jerome baudry News

UT Researchers Use Computers for Drug Research

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UT researchers are using supercomputing to simulate the interactions of drug compounds and proteins in the body. The computers allow them to rapidly collect and analyze data which could make medicine cheaper, find new uses for existing drugs, and enhance the understanding of a drug’s potential side effects.

UT Faculty Research Why Drugs Work on Some and Not Others

Two UT biochemistry, cellular, and molecular biology faculty members may have uncovered why some people respond to drugs differently. Jerome Baudry and Yinglong Miao, joint faculty at Oak Ridge National Laboratory, used supercomputer simulations at ORNL to give them unprecedented access to a key class of proteins involved in drug detoxification.

Jerome Baudry

Jerome Baudry Assistant Professor Biochemistry and Cellular and Molecular Biology   Expertise: Jerome Baudry specializes in developing and using high-performance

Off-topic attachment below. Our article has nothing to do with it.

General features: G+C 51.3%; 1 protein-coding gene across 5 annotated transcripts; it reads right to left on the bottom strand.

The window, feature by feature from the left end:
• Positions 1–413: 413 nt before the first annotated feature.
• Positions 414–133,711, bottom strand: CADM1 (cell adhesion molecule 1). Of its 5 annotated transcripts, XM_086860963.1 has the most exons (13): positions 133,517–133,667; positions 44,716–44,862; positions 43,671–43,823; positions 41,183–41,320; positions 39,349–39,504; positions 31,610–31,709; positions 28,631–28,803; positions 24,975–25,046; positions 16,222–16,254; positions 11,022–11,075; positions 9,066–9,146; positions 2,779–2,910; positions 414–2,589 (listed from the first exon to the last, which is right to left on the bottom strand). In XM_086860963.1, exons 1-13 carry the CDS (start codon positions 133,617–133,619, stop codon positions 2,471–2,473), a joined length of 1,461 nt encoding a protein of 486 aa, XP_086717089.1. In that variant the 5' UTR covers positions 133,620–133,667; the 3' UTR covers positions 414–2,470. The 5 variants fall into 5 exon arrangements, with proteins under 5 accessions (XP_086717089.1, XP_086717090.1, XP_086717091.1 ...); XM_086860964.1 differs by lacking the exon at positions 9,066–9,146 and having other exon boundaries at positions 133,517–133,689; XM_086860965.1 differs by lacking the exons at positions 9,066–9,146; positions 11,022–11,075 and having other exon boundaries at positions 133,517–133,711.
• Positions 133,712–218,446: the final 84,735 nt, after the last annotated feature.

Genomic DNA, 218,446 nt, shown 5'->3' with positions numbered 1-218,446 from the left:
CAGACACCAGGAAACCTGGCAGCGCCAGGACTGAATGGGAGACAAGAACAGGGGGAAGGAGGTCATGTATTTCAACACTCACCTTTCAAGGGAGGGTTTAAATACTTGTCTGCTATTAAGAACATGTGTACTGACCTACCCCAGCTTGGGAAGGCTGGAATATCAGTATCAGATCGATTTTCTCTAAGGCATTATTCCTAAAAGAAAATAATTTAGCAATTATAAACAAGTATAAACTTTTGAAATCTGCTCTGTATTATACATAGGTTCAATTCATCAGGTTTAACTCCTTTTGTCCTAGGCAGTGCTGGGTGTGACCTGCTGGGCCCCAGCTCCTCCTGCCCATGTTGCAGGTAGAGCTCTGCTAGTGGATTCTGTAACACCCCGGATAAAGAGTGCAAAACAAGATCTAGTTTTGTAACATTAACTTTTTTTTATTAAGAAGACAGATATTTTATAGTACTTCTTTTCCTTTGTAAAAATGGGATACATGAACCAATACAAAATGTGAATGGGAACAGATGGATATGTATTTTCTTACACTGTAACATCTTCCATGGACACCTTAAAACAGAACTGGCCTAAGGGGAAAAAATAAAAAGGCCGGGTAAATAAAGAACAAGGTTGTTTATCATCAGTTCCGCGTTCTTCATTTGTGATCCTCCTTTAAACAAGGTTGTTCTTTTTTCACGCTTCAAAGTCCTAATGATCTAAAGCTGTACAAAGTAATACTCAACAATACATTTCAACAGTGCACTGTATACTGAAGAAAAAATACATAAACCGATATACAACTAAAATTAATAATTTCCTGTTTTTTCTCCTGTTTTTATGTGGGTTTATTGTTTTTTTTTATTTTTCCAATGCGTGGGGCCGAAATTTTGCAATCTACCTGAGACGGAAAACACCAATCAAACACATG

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Supercomputing Research Opens Doors for Drug Discovery

A quicker and cheaper technique to scan molecular databases developed by UT researchers at the Department of Energy’s Oak Ridge National Laboratory (ORNL) could put scientists on the fast track to developing new drug treatments. A team led by Jerome Baudry of the UT-ORNL Center for Molecular Biophysics adapted a widely used existing software to allow supercomputers such as ORNL’s Jaguar to sift through immense molecular databases and pinpoint chemical compounds as potential drug candidates.